But there are good bovine reasons, Mr. Ramini found, that there is little buffalo mozzarella in the U.S. Unlike in Italy, where water buffalo have long been bred to maximize milk production, most of the 8,000 or so water buffalo in this country trace to ancestors imported in the 1970s for a different trait: their appetite for aquatic weeds. They aren't native to the U.S. or related to the American Buffalo, which, technically, isn't a buffalo but a bison.
"The U.S. population is in borderline feral condition," says Kent Underwood, who worked on a water-buffalo dairy in Vermont that went out of business and now does consulting.
A water buffalo produces about 15 pounds of milk daily. A well-bred dairy cow can produce more than 50 pounds. The low lactation level is one reason other U.S. water-buffalo-cheese operations haven't lasted long.
And extracting that milk requires humoring the beasts, says Ron Klein, whose small Michigan water-buffalo herd stopped producing milk when the weather got cold. Mr. Klein says he sold water-buffalo Camembert for as much as $50 a pound. But rather than invest the time and money to keep his herd producing milk most of the year, he sold them and is focusing on goat milk.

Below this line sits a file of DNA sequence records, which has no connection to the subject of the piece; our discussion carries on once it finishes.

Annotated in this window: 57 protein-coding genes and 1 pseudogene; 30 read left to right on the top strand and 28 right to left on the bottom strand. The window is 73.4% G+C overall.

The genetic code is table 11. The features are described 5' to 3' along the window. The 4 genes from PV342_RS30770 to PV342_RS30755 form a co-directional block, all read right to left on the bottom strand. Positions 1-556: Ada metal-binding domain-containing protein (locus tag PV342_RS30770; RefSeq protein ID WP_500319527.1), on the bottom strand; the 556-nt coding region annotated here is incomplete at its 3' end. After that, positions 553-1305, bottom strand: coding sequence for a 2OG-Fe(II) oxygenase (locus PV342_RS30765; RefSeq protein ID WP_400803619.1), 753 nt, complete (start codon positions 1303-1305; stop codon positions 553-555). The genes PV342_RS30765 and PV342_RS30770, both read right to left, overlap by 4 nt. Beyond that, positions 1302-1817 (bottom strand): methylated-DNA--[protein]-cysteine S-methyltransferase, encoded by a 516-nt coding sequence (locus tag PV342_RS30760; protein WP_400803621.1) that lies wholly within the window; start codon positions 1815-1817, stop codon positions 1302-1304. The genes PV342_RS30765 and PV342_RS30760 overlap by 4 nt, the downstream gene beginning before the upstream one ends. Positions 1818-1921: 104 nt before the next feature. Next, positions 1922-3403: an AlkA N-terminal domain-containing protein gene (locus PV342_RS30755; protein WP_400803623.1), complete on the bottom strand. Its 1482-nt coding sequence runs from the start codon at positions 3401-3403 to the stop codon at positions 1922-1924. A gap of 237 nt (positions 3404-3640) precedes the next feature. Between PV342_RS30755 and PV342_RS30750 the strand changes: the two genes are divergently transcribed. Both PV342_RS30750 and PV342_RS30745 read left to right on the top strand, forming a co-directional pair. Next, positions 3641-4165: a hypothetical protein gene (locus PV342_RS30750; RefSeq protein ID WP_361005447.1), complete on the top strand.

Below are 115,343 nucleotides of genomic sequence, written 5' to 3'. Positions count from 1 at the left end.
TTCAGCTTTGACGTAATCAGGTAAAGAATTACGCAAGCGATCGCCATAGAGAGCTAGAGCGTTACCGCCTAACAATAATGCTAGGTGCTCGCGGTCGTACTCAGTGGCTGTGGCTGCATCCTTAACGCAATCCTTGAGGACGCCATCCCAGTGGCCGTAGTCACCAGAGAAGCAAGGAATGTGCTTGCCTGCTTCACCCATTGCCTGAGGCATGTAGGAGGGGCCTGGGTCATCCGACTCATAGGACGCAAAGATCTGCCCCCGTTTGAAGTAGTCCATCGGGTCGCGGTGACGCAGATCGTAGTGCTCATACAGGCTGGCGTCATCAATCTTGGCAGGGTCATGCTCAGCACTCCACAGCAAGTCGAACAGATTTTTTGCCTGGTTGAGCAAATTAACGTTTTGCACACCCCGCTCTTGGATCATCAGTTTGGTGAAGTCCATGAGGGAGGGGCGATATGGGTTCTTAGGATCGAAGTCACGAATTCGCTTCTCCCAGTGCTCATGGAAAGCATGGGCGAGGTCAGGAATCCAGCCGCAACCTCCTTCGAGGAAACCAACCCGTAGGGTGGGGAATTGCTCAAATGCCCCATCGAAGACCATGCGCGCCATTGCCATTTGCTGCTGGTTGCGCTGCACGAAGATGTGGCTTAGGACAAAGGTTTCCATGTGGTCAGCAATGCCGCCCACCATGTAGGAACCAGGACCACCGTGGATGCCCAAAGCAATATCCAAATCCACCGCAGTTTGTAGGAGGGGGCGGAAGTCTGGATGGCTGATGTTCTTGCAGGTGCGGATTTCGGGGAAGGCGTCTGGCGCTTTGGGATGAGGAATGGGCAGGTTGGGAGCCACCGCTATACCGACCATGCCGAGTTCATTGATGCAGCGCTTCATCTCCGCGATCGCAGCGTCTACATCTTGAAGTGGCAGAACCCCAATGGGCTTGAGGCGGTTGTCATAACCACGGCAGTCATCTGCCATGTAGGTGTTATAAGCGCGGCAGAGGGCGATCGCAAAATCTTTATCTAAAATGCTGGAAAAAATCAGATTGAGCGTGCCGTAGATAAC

The buffalo, he says, "required a type of interaction that I've never had with any kind of animal, even a human."
Mr. Ramini, who says he has invested about $350,000 in his venture, bought five pregnant females from an abandoned water-buffalo dairy near Los Angeles in 2009, and then four more from an Arkansas breeder. He moved onto 25 acres of ranchland here.
Shortly after he signed his lease, some of his beasts escaped, and he chased them around a house on the property for about 45 minutes. Last year while he was hosing out a trough, one stuck a horn between Mr. Ramini's legs and threw him. Another flattened a marketing agent who was checking out Mr. Ramini's business.
Mr. Ramini describes his animals as "independent thinkers."
They're also suspicious and don't like change. When Mr. Ramini first got his buffalo, he led them to the dairy barn twice a day to get them used to the routine.